James Rovira, David Boocker, Lisa Plummer Crafton, Rachel Feder, David S. Hogsette, Ronald D. Morrison, Douglas T. Root, Lorenzo Sorbo, Gary L. Tandy, Janneke Van Der Leest, and Luke Walker
Book contribution, "The Inner Revolution(s) of Wordsworth and the Beatles" by David Boocker.
Rock and Romanticism: Blake, Wordsworth, and Rock from Dylan to U2 is an edited anthology that seeks to explain just how rock and roll is a Romantic phenomenon that sheds light, retrospectively, on what literary Romanticism was at its different points of origin and on what it has become in the present. This anthology allows Byron and Wollstonecraft to speak back to contemporary theories of Romanticism through Bob Dylan and the Rolling Stones. Relying on Löwy and Sayre’s Romanticism Against the Tide of Modernity, it explores how hostility, loss, and longing for unity are particularly appropriate terms for classic rock as well as the origins of these emotions. In essays ranging from Bob Dylan to Blackberry Smoke, this work examines how rock and roll expands, interprets, restates, interrogates, and conflicts with literary Romanticism, all the while understanding that as a term “rock and roll” in reference to popular music from the late 1940s through the early 2000s is every bit as contradictory and difficult to define as the word Romanticism itself.
Pedagogies of Public Memory: Teaching Writing and Rhetoric at Museums, Memorials, and Archives (Routledge Studies in Rhetoric and Communication)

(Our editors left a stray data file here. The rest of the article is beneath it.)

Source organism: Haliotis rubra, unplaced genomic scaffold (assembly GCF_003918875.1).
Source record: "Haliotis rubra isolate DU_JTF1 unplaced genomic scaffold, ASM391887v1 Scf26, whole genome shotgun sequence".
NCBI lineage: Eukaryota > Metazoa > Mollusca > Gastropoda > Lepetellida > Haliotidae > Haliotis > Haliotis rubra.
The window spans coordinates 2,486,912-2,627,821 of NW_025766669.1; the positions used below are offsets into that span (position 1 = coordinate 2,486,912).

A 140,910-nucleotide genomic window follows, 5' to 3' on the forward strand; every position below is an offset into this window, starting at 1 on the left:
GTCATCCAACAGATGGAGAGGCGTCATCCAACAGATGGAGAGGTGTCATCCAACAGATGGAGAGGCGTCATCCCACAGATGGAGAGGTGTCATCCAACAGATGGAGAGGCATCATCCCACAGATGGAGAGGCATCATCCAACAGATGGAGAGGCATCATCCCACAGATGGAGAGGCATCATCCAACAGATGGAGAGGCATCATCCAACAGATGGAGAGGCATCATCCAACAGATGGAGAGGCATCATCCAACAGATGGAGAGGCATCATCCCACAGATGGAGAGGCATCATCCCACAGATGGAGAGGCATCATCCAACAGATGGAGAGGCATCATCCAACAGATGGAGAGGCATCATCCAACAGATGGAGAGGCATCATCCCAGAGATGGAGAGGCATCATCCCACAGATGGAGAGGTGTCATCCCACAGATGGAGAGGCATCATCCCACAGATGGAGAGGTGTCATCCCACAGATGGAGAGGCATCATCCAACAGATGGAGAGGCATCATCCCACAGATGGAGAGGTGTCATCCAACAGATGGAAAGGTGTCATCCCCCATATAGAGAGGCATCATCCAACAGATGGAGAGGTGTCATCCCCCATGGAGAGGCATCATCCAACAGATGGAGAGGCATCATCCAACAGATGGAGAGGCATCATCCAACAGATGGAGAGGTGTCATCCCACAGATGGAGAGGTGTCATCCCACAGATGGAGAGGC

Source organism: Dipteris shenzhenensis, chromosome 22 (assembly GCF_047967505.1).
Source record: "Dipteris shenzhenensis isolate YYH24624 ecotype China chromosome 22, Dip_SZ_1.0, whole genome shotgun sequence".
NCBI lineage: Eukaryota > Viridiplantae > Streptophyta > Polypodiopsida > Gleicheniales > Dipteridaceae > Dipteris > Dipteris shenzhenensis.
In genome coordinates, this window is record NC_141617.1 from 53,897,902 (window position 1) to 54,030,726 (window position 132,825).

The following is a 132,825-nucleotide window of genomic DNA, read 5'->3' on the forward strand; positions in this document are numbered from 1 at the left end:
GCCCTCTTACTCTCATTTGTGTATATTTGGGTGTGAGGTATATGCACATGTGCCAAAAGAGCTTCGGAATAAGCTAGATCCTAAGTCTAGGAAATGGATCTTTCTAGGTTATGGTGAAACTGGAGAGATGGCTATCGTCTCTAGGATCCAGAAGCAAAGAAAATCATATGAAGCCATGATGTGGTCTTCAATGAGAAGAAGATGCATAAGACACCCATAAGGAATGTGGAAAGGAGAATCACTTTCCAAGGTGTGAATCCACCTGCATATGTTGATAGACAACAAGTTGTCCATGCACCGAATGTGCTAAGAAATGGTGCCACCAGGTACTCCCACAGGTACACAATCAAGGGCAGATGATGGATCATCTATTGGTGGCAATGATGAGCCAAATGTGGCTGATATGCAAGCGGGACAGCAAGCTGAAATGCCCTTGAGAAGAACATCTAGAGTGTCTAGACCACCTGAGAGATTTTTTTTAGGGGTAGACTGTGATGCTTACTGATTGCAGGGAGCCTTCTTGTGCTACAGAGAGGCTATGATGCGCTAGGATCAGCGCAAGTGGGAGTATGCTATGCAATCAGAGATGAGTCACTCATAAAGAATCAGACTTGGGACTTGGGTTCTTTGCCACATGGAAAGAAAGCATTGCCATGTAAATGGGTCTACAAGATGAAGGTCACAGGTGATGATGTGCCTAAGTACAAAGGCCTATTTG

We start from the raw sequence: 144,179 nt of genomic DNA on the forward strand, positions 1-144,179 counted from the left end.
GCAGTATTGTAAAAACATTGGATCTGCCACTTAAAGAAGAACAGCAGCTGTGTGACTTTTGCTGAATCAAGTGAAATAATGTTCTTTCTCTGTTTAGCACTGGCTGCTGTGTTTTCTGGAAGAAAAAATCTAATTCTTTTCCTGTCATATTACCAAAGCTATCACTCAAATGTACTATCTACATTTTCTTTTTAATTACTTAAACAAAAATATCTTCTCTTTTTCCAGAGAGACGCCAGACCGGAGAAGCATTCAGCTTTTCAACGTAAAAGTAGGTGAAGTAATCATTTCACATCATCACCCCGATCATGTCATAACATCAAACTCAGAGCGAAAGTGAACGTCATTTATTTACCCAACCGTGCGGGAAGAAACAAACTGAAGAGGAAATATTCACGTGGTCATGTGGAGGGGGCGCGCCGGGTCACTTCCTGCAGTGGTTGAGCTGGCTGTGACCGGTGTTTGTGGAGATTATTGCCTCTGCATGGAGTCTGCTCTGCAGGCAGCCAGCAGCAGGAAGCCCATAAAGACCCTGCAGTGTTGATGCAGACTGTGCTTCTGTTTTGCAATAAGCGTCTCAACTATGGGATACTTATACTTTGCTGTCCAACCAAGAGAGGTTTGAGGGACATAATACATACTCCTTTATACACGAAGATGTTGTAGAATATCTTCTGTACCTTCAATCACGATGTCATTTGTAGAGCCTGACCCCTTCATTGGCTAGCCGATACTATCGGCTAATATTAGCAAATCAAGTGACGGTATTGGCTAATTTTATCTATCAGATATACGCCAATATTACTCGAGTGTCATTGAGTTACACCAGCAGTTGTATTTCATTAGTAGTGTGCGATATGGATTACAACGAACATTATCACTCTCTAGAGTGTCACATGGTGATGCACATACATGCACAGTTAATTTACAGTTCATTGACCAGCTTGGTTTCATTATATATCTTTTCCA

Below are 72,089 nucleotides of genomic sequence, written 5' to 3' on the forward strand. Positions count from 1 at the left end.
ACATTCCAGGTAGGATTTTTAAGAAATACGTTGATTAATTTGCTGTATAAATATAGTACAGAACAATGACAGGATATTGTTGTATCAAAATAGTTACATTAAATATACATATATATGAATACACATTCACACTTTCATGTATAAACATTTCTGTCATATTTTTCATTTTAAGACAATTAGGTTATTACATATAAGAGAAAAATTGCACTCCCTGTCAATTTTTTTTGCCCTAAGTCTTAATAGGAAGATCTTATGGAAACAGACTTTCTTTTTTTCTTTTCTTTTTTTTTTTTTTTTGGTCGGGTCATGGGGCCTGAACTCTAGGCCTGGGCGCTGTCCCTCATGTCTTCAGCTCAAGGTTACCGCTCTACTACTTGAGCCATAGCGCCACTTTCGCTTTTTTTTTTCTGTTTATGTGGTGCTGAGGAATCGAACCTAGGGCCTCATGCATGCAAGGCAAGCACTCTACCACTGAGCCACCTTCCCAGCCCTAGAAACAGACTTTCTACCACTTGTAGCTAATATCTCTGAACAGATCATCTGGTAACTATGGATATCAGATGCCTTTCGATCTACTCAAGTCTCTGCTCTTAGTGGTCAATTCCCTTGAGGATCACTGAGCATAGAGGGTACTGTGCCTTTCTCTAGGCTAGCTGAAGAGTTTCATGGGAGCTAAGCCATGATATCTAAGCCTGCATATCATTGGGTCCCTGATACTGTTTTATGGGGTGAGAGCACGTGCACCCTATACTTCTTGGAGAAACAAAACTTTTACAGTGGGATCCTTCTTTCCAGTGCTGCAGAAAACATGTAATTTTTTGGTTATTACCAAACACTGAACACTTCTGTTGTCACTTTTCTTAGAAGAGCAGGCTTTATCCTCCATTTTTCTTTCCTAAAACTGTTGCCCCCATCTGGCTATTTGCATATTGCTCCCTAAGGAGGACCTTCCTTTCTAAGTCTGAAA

Jane Greer, Laurie Grobman, and Tammie M. Kennedy
Pedagogies of Public Memory explores opportunities for writing and rhetorical education at museums, archives, and memorials. Readers will follow students working and writing at well-known sites of international interest (e.g., the Flight 93 National Memorial in Shanksville, Pennsylvania, and the U.S. Holocaust Memorial Museum), at local sites (e.g., vernacular memorials in and around Muncie, Indiana and the Central Pennsylvania African American Museum in Reading, Pennsylvania), and in digital spaces (e.g., Florida State University’s Postcard Archive and The Women’s Archive Project at the University of Nebraska Omaha). From composing and delivering museum tours, to designing online memorials that challenge traditional practices of public grief, to producing and publishing a magazine containing the photographs and stories of individuals who lived through historic moments in the Freedom Struggle, to expanding and creating new public archives – the pedagogical projects described in this volume create richly textured learning opportunities for students at all levels – from first-year writers to graduate students. The students and faculty whose work is represented in this volume undertake to reposition the past in the present and to imagine possible new futures for themselves and their communities. By exploring the production of public memory, this volume raises important new questions about the intersection of rhetoric and remembrance.
Anne-Marie McCartan, Carl J. Strikwerda, and David Boocker
Book chapter, "Making the Case for the Arts & Sciences" (pp.95-110) by David Boocker,
Increasingly, deans of the Arts and Sciences are seeking external funds to support their programs and initiatives. In some cases, fundraising has become an explicit expectation for job performance; in others, deans are motivated to seek outside support because they see this as the only way to realize the priorities and goals they have set for their college or school. Yet deans know that they have a special challenge in the development arena as often Arts and Sciences lacks an identity in the minds of alumni and community supporters.